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FUNDAMENTALS OF SPEECH (SPCM101)

Organizing and Outlining the Informative Speech


All informative speeches have an identifiable introduction, body, and conclusion with at least five oral
citations.
Introduction: The introduction should compel the audience to listen through the use of an attentiongetter and provide a preview. The preview includes the thesis statement and an overview of the main
points.
Body: Most informative speeches should contain no more than three main points, organized in a way
that helps the audience make sense of the message. Once the main points and organizational pattern are
set, identify what evidence supports which main point and place these sub-points in the correct
location.
Conclusion: All informative speeches should include a brief summary of the main points. No new
information should be given to the audience in the conclusion. An effective conclusion leaves the
audience thinking about the speakers message.
Time: 5:00 min to 6:00 min. (Must stay within the time limit)
References: Must use at least 5 sources and your outline should include a list of your sources.
Outline: Informative Speech Outline must be filled out. Make sure it is typed. Final outlines should be
handed in right before the presentation.
Note cards or outlines can be used during the presentation.
Presentation Aids: Presentation aid is required for informative speech.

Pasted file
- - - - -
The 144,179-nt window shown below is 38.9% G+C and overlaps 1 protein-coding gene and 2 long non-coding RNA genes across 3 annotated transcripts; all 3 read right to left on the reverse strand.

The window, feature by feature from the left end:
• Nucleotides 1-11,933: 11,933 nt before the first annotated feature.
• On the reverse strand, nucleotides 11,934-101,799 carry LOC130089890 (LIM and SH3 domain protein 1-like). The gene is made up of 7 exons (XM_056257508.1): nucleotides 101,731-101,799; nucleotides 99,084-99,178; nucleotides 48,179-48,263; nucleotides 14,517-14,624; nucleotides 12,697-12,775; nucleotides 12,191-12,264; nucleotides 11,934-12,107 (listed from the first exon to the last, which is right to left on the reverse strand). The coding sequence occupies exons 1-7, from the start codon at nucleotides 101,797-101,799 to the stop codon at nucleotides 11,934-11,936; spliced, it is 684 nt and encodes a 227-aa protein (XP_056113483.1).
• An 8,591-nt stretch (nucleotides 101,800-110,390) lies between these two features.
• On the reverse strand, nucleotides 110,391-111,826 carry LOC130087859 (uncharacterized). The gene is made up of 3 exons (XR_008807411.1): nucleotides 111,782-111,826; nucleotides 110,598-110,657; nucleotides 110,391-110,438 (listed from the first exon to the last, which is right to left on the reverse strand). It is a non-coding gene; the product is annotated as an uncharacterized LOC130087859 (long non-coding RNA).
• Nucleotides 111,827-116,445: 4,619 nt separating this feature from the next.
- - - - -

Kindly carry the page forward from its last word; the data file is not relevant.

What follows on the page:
Outline for Informative Speech

Speaker: Tristan Aniceto


Title: Milwaukee, The City of Festivals
Specific Purpose: Enlighten people about the gem of the Midwest
Thesis Statement: Often overlooked by its next-door neighbor Chicago, Milwaukee is a city that possesses
all the qualities of a world-class city while retaining the atmosphere of a tight-knit local community.

Introduction
I.

Attention-getter (quotation, story, rhetorical question, surprising statements, humor, etc.): If someone
were to ask me where I lived, I would usually answer with, Hour north of Chicago.

II. Reveal the topic: But Milwaukee is a city that stands on its own as a world-class city, whose uniqueness
and personality cant be found anywhere else.
III. Motivate the audience (make the topic relevant and/or establish credibility): Living by New York City,
most of you
IV. Preview (each main point):
First . . .
Next . . .
Finally . . .
(Transition)

Body
I. Main point 1
A. Sub-point and/or supporting material (such as a statistic or a quotation etc.)
B. Sub-point and/or supporting material
(Transition)
II. Main point 2
A. Sub-point and/or supporting material
B. Sub-point and/or supporting material
(Transition)
III. Main point 3

A. Sub-point and/or supporting material


B. Sub-point and/or supporting material

Conclusion
I. Transition to conclusion (finally, in conclusion, in summary, let me close by saying, looking back, etc.)
II. Summarize (overall theme) and review (the main points):
III. Creative concluding thought (end with impact; quotation, stories, rhetorical question, dramatic statement,
etc.):

References:
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